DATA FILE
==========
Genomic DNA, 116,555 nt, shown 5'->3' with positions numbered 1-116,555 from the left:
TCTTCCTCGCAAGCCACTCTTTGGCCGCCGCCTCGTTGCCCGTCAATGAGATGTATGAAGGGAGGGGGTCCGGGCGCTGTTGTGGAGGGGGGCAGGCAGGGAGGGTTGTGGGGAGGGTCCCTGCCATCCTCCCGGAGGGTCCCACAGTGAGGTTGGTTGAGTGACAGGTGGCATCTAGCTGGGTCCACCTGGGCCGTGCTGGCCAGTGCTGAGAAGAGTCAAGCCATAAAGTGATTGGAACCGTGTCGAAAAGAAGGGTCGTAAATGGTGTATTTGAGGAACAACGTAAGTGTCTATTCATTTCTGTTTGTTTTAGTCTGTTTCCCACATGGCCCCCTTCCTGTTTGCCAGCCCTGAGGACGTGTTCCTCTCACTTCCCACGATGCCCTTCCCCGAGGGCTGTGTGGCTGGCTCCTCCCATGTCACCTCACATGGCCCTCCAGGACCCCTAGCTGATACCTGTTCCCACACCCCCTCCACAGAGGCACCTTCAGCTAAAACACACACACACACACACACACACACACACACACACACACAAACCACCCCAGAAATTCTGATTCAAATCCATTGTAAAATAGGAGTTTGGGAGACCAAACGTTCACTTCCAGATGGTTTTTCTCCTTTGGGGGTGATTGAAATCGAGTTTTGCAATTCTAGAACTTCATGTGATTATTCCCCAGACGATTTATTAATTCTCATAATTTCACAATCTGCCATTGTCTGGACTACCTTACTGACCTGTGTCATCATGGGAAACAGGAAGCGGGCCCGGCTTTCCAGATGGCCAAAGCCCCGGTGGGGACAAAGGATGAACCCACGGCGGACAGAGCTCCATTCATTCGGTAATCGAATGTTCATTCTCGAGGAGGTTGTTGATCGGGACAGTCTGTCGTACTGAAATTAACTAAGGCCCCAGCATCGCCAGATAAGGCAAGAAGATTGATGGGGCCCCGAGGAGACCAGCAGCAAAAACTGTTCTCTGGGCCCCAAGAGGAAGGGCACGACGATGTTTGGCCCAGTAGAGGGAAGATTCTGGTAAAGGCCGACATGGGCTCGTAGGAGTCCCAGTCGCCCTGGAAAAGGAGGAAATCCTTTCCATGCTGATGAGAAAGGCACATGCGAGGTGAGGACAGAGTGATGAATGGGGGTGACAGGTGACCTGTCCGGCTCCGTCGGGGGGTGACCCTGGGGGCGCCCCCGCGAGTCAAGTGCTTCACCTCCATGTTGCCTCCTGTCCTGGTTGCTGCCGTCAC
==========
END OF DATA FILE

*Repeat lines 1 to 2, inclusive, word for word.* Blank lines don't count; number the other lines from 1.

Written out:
Genomic DNA, 116,555 nt, shown 5'->3' with positions numbered 1-116,555 from the left:
TCTTCCTCGCAAGCCACTCTTTGGCCGCCGCCTCGTTGCCCGTCAATGAGATGTATGAAGGGAGGGGGTCCGGGCGCTGTTGTGGAGGGGGGCAGGCAGGGAGGGTTGTGGGGAGGGTCCCTGCCATCCTCCCGGAGGGTCCCACAGTGAGGTTGGTTGAGTGACAGGTGGCATCTAGCTGGGTCCACCTGGGCCGTGCTGGCCAGTGCTGAGAAGAGTCAAGCCATAAAGTGATTGGAACCGTGTCGAAAAGAAGGGTCGTAAATGGTGTATTTGAGGAACAACGTAAGTGTCTATTCATTTCTGTTTGTTTTAGTCTGTTTCCCACATGGCCCCCTTCCTGTTTGCCAGCCCTGAGGACGTGTTCCTCTCACTTCCCACGATGCCCTTCCCCGAGGGCTGTGTGGCTGGCTCCTCCCATGTCACCTCACATGGCCCTCCAGGACCCCTAGCTGATACCTGTTCCCACACCCCCTCCACAGAGGCACCTTCAGCTAAAACACACACACACACACACACACACACACACACACACACACAAACCACCCCAGAAATTCTGATTCAAATCCATTGTAAAATAGGAGTTTGGGAGACCAAACGTTCACTTCCAGATGGTTTTTCTCCTTTGGGGGTGATTGAAATCGAGTTTTGCAATTCTAGAACTTCATGTGATTATTCCCCAGACGATTTATTAATTCTCATAATTTCACAATCTGCCATTGTCTGGACTACCTTACTGACCTGTGTCATCATGGGAAACAGGAAGCGGGCCCGGCTTTCCAGATGGCCAAAGCCCCGGTGGGGACAAAGGATGAACCCACGGCGGACAGAGCTCCATTCATTCGGTAATCGAATGTTCATTCTCGAGGAGGTTGTTGATCGGGACAGTCTGTCGTACTGAAATTAACTAAGGCCCCAGCATCGCCAGATAAGGCAAGAAGATTGATGGGGCCCCGAGGAGACCAGCAGCAAAAACTGTTCTCTGGGCCCCAAGAGGAAGGGCACGACGATGTTTGGCCCAGTAGAGGGAAGATTCTGGTAAAGGCCGACATGGGCTCGTAGGAGTCCCAGTCGCCCTGGAAAAGGAGGAAATCCTTTCCATGCTGATGAGAAAGGCACATGCGAGGTGAGGACAGAGTGATGAATGGGGGTGACAGGTGACCTGTCCGGCTCCGTCGGGGGGTGACCCTGGGGGCGCCCCCGCGAGTCAAGTGCTTCACCTCCATGTTGCCTCCTGTCCTGGTTGCTGCCGTCAC